Roland Burris, who is known to have an inflated view of his own wonderfulness, has said he believes "divine providence" destined him for high office. I'm beginning to wonder.

Seldom in political history has anyone risen so quickly from golden insider to political outcast -- and back again.

For years he was known for being a notable "first black." As Illinois comptroller from 1979 to 1991, he was the state's first black official to be elected statewide. But, after four years as the state's first black attorney general, he since tried to be senator, governor (three times) and Chicago mayor without winning even a nomination.

He is notable for having managed to commit few political sins, except maybe aggravated narcissism. The names of Burris' two children, Roland and Rolanda, are now nationally famous. So is his lavish mausoleum, with his resume etched in stone under the headline "Trailblazer" and with just enough space left at the bottom of the slab for more milestones.

How about, "first black appointed senator to be barred from entering a Senate that currently has no other African-American members?"

In the past week, the appointee of impeached Gov. Rod "Bleeping" Blagojevich arose overnight from being left out in the rain by his fellow Democrats in the Senate's leadership to being warmly embraced.

After Blagojevich was arrested last month for, among other charges, allegedly trying to sell President-elect Barack Obama's Senate seat, Senate Democrats voted unanimously to refuse any appointee sent by Blagojevich.

Although Burris promised not to cause a scene, he did precisely that by showing up for a swearing-in ceremony to which he knew he was not welcome -- not because of anything he had done, but because of the governor who sent him.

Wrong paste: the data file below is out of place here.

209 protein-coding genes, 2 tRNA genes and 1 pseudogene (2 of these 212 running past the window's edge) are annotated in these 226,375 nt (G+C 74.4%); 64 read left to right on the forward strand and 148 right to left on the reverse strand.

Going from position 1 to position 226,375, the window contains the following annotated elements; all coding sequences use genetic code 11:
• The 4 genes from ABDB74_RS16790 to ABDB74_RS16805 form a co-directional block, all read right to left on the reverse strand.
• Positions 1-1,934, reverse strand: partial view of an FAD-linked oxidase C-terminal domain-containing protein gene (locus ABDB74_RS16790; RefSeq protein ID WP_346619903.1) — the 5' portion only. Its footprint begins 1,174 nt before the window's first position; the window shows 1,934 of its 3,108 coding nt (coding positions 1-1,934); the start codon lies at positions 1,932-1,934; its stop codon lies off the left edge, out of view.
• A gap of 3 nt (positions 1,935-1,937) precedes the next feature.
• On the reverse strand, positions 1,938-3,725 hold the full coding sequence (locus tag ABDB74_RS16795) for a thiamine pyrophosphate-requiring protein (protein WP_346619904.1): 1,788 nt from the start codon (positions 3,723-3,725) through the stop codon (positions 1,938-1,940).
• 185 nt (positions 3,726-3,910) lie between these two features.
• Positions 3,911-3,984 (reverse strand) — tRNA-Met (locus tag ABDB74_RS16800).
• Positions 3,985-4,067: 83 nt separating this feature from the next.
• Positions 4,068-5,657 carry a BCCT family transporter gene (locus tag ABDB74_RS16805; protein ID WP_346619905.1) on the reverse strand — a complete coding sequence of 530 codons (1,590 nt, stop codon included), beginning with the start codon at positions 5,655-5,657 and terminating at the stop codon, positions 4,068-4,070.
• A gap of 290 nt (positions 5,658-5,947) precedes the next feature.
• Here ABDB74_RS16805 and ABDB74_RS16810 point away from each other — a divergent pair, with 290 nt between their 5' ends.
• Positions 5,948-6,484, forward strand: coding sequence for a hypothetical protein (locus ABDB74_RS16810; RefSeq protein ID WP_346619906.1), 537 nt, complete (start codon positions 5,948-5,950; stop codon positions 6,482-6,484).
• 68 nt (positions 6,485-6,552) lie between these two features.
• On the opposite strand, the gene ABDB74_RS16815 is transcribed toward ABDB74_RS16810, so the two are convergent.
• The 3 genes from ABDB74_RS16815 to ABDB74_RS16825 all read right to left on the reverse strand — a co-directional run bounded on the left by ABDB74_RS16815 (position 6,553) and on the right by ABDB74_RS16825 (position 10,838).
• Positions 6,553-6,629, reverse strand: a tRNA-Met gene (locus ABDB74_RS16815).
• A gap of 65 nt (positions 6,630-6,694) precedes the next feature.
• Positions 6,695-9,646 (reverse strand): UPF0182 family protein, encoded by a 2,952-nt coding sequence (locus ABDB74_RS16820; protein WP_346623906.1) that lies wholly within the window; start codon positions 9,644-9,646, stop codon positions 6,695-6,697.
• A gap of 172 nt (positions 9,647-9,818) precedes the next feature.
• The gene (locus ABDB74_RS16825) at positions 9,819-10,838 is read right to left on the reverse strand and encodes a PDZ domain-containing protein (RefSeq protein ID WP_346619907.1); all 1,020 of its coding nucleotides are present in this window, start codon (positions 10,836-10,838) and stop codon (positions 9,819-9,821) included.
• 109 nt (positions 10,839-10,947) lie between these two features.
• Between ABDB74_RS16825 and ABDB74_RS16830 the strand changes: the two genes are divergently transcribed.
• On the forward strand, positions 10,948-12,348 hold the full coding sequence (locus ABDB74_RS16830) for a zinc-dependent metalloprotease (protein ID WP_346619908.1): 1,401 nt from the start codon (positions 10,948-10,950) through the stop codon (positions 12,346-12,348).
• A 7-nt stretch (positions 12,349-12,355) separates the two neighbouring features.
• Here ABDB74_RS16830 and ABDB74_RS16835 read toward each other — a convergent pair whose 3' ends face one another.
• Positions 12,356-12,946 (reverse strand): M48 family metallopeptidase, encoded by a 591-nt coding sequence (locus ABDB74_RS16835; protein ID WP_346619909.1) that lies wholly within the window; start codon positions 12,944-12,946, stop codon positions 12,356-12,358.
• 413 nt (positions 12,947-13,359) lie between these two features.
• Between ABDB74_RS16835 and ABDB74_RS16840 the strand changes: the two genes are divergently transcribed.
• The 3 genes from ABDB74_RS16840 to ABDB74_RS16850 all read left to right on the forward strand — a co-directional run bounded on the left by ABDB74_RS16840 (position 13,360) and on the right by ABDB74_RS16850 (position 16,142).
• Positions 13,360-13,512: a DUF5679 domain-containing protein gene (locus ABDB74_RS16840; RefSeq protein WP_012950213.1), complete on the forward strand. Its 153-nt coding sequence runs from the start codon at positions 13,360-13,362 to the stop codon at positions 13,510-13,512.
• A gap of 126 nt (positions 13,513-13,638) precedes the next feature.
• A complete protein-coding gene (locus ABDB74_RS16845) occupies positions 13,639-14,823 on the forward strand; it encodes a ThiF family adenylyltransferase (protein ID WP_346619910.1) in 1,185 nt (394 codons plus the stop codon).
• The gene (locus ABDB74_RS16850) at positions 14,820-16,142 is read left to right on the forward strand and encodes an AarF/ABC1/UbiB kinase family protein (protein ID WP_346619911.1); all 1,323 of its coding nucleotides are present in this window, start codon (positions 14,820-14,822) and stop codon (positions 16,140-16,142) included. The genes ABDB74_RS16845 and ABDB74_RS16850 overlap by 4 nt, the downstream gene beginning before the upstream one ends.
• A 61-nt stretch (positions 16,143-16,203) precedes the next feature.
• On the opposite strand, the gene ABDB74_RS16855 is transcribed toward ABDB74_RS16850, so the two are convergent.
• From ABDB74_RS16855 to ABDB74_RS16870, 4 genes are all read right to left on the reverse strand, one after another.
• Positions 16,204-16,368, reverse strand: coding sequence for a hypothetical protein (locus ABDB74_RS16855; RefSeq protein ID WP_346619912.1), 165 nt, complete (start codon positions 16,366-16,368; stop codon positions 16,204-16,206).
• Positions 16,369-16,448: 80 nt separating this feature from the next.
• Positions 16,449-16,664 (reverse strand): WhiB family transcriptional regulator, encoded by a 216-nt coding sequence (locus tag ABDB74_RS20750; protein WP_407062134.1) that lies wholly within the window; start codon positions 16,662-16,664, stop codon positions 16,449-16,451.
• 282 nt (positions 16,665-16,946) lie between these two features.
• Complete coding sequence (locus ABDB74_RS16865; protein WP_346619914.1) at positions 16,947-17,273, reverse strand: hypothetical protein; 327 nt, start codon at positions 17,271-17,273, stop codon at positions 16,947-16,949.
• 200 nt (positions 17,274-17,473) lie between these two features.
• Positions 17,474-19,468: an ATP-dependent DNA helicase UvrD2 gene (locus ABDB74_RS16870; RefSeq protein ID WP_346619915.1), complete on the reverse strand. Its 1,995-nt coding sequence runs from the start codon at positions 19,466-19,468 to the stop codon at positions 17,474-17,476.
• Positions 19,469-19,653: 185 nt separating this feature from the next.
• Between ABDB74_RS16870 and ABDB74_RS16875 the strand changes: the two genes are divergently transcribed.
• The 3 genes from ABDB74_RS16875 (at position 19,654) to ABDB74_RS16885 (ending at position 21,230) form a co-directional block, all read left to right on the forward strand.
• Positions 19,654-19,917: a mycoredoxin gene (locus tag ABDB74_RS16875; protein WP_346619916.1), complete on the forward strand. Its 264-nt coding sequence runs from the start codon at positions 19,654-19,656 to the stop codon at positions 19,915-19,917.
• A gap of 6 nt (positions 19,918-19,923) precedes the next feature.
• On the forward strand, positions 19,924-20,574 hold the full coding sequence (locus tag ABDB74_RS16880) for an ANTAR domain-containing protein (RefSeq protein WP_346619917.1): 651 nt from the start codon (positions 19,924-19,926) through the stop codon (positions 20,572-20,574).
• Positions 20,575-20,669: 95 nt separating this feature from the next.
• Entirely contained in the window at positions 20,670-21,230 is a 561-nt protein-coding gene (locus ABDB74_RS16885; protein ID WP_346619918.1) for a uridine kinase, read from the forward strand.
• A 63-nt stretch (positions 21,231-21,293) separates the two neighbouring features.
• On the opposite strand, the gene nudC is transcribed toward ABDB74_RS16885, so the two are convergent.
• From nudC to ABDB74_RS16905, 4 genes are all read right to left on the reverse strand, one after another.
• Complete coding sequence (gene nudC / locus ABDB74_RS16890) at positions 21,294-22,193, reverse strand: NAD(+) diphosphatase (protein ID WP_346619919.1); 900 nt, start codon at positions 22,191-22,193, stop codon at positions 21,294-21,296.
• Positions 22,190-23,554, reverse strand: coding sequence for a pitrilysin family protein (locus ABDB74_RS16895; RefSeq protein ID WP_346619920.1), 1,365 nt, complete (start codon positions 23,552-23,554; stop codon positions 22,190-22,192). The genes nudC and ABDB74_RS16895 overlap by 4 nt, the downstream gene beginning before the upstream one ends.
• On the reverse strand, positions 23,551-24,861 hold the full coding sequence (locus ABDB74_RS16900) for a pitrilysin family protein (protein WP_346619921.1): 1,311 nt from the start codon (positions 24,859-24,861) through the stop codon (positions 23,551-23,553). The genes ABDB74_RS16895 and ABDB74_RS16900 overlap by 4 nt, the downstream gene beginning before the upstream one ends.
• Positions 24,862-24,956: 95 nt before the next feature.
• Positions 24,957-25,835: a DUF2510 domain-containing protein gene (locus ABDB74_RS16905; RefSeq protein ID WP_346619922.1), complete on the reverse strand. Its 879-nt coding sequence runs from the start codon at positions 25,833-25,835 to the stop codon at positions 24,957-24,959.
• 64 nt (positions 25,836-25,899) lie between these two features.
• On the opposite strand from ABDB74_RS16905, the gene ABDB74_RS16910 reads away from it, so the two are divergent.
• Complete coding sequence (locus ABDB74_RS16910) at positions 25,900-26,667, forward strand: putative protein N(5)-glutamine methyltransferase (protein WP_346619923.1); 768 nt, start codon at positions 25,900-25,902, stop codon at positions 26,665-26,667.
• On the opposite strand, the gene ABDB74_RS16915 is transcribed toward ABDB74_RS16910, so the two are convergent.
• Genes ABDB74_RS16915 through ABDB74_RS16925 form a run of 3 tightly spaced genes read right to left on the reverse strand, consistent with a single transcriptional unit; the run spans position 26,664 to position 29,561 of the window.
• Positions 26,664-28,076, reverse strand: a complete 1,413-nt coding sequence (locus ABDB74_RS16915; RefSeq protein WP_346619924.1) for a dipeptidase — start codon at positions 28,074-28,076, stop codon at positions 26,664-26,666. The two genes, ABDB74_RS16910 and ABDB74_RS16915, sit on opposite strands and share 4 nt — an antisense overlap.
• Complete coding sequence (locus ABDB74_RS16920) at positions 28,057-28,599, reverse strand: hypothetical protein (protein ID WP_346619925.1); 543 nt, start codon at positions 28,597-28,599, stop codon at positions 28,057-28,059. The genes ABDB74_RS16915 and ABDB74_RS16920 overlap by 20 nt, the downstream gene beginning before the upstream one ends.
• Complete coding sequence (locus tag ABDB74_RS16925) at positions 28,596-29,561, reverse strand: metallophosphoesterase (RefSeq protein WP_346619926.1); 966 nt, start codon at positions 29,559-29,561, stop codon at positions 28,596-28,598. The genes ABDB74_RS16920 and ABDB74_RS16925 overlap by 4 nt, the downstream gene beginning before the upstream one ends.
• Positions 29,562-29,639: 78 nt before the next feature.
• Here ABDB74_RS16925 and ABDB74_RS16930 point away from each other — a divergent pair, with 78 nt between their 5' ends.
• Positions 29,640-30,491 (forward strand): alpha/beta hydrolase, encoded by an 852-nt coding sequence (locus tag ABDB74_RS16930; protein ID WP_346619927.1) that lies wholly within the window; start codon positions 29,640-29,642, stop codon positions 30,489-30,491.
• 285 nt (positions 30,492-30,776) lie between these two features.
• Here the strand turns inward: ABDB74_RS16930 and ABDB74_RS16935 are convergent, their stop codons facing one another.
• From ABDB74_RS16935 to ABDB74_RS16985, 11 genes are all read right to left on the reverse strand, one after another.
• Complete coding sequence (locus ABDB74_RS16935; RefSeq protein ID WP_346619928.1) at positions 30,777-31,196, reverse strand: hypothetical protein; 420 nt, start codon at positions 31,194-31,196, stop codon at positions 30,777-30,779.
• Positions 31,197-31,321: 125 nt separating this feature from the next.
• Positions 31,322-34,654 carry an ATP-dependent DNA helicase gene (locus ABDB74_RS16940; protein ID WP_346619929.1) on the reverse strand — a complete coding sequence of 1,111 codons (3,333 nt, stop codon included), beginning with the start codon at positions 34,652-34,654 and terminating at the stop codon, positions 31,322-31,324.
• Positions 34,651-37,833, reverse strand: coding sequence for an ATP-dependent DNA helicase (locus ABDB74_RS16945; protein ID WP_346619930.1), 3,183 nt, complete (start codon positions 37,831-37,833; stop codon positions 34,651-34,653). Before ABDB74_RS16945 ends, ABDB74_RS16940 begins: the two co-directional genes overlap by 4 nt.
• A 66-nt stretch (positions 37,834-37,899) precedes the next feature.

If Senate Majority Leader Harry Reid actually thought his fellow Democrat would take the hint and refrain from appointing anyone, he's been spending too much time in the genteel legislative culture of Washington. Blagojevich, still legally the governor, gave Reid and Company a lesson in Chicago-style chutzpah. He named Burris.

As political gamesmanship, the move was ingenious. In Burris, 71, Blago found an affable, largely inoffensive veteran Chicago officeholder who was hard to refuse, especially after Rep. Bobby Rush, a former Chicago Black Panther leader threw in the race card: Don't "lynch" Burris for what the governor who appointed him did, Rush warned.

Reports that Obama's election signaled a "post-racial" society proved to be greatly exaggerated, especially for Democrats who don't want to drive wedges in their political base. A day after Burris' news conference in the rain outside the Capitol, another photo op was constructed: Burris cheerfully sitting down with Reid and Senate Majority Whip Dick Durbin, Illinois' other senator.

Why did Senate Dems cave so quickly? Tribune reporters revealed that pressure came from Obama and fellow senators to resolve this embarrassing mess quickly and move on to more urgent matters like the war, the recession, the bailout, etc., etc.

Obama's own public comments had cooled from a blanket denunciation a week earlier of anyone whom Blagojevich appointed to effusive compliments of Burris's character and record.

By the end of the week, the governor who appointed Burris was impeached by a near-unanimous vote in the Illinois House, partly for allegations that the governor tried to sell the seat Burris seeks to occupy.

While Blago's fate was passed to the Senate, Burris' standing on the Senate side actually improved. Senate Majority Leader Harry Reid's resistance to Burris had worn down to one thin little strand: Illinois Secretary of State Jesse White's refusal to certify Blagojevich's appointment of Burris.

Although Burris remained an appointed senator without a seat, political winds had shifted his way with hurricane force. Was it a political miracle? Burris seemed to think so.

"...(T)he Lord put his hands on the governor," Burris orated to a supportive crowd in a South Side Chicago church the previous Sunday, "and said, 'This is the person that has to go to Washington....' "

Blagojevich has an "in" with the Almighty? If so, the governor must be mightily steamed that the Lord didn't clue him in a little sooner about the court-ordered wiretaps on his phones.

(E-mail Clarence Page at cpage@tribune.com, or write to him c/o Tribune Media Services, 2225 Kenmore Ave., Suite 114, Buffalo, NY 14207.)